Meditation is becoming more popular in America, according to the Daily Iowan.
2007 Census Bureau Survey statistics indicate that about 10 percent of the population over 18 practices some form of meditation, and increase from 8 percent in 2002.
Highlighted in the article are students, who benefit from the relaxing effects of transcendental meditation to help them study.
“I felt like I almost had an advantage over other people because I wasn’t panicking over the test,” said Yosra Elkhalifa, a freshman at the University of Iowa. “I’ve been able to focus better, which is crucial, because I’m taking 17 credit hours.”
Susan Taylor, founder of the National Meditation Specialist Certification Board in Honesdale, Pennsylvania, has seen her practice grow from a class of five in 1996 to a group of 200 certified instructors. The program requires 100 hours of intensive training and meditating.
“Each year, more and more people use meditation for health and healing,” Taylor said.
She also stressed that hers is a secular practice. “I’m not preaching Buddhism or Hinduism.”
Linda Rainforth teaches meditation at a public library in Iowa City, where people aged 6 to 96 join her to learn how to meditate. While she said she wasn’t completely sure why more and more people are becoming interested in meditation, she sees a lot of excitement about its possibilities.
“There is so much stress in the world, and I think that’s just another reason that transcendental meditation has made such a great leap back,” she said.
Source: Third Age
Educators and policymakers are always on the look-out for new techniques to enhance academic acumen.
A new study reports on the potential benefits of a specific kind of meditation called the Transcendental Meditation (TM) technique to improve scores among low-performing students.
The study was conducted at a California public middle school with 189 students who were below proficiency level in English and math. Change in academic achievement was evaluated using the California Standards Tests.
“The results of the study provide support to a recent trend in education focusing on student mind/body development for academic achievement,” said Dr. Ronald Zigler, study co-author.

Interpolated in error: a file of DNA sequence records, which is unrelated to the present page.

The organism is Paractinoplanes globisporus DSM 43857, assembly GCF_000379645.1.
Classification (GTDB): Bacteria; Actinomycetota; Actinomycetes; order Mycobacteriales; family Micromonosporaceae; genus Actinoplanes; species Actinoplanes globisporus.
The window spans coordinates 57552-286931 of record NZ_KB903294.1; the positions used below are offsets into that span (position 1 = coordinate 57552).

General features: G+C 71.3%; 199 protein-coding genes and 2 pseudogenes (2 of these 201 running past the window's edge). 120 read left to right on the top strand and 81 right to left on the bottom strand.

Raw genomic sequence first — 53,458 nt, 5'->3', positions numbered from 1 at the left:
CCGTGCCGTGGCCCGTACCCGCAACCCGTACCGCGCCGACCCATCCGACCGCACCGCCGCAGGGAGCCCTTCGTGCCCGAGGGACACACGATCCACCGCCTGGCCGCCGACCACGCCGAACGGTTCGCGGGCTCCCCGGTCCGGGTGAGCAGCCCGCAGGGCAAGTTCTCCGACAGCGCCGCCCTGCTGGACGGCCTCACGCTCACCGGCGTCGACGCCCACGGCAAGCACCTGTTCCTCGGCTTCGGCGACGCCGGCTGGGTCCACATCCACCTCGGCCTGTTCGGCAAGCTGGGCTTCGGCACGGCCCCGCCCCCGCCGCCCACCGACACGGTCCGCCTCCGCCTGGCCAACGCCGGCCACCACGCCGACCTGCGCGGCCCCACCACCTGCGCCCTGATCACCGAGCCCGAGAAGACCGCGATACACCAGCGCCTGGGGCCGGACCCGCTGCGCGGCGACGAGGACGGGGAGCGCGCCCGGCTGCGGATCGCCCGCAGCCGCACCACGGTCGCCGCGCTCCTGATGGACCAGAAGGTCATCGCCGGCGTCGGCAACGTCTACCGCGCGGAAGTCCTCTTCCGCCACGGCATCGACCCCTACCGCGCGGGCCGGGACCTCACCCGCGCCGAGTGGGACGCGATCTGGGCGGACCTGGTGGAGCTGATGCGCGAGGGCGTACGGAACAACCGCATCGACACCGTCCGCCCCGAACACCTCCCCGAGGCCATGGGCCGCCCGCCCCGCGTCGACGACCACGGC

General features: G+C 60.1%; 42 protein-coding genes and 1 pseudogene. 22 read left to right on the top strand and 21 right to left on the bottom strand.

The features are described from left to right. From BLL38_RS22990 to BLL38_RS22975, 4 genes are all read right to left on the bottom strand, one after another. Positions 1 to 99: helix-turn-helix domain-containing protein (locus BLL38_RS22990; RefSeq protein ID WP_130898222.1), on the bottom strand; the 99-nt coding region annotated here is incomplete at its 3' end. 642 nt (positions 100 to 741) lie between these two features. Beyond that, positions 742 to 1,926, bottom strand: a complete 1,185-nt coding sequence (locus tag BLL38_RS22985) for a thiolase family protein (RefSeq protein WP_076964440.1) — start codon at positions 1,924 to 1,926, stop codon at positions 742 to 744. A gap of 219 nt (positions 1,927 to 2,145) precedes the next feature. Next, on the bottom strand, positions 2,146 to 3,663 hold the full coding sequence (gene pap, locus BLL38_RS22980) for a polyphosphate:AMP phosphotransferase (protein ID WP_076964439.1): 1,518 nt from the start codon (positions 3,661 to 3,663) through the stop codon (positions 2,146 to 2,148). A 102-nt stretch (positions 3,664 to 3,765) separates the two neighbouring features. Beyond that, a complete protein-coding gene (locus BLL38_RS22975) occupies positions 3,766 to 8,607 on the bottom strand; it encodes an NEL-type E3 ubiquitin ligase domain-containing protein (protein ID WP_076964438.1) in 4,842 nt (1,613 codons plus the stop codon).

“We need more programs of this kind implemented into our nation’s public schools, with further evaluation efforts.”
Students who practiced the Transcendental Meditation program showed significant increases in math and English scale scores and performance level scores over a one-year period.
A significant portion of the meditating students – 41 percent – showed a gain of at least one performance level in math, compared to 15 percent of the non-meditating students in the control group.
Among the students with the lowest levels of academic performance, “below basic” and “far below basic,” the meditating students showed a significant improvement in overall academic achievement compared to students in the control group, which showed only a slight gain.
“This initial research, showing the benefits of the Quiet Time/Transcendental Meditation program on academic achievement, holds promise for public education,” according to Sanford Nidich, Ed.D., lead author and professor of education at Maharishi University of Management.
Maharishi University of Management was founded by Maharishi Mahesh Yogi, who also founded Transcendental Meditation. Maharishi University promotes “self-exploration, higher consciousness, spirituality, and inner peace through the Transcendental Meditation technique,” according to its website.
“The findings suggest that there is an easy-to-implement, value-added educational program which can help low-performing minority students begin to close the achievement gap,” said Nidich.
The middle school level is of particular concern to educators because of low academic performance nationally. Sixty-six percent of eighth-grade students are below proficiency level in math and 68 percent are below proficiency level in reading, based on 2009 National Assessment of Educational Progress data.
Faculty surveyed as part of the project reported the Quiet Time/Transcendental Meditation program to be a valuable addition to the school.
They reported the students to be calmer, happier, and less hyperactive, with an increased ability to focus on schoolwork. In terms of the school environment, faculty reported less student fights, less abusive language, and an overall more relaxed and calm atmosphere since implementation of the program.
Source: Psych Central
Opening The Huffington Post to scenes of political confrontation, revolution, earthquakes and meltdowns, I watch with awe and compassion as our planet heaves and reels with transformation — masses of people demanding reform, while others stagger from the terrifying impact of natural disaster.
Whether it’s one’s own world crashing down or others’ lives falling apart, one feels vulnerable. Can strengthening our connection to the calm, unchanging depths of our being through meditation bring steadiness and resilience in the face of change?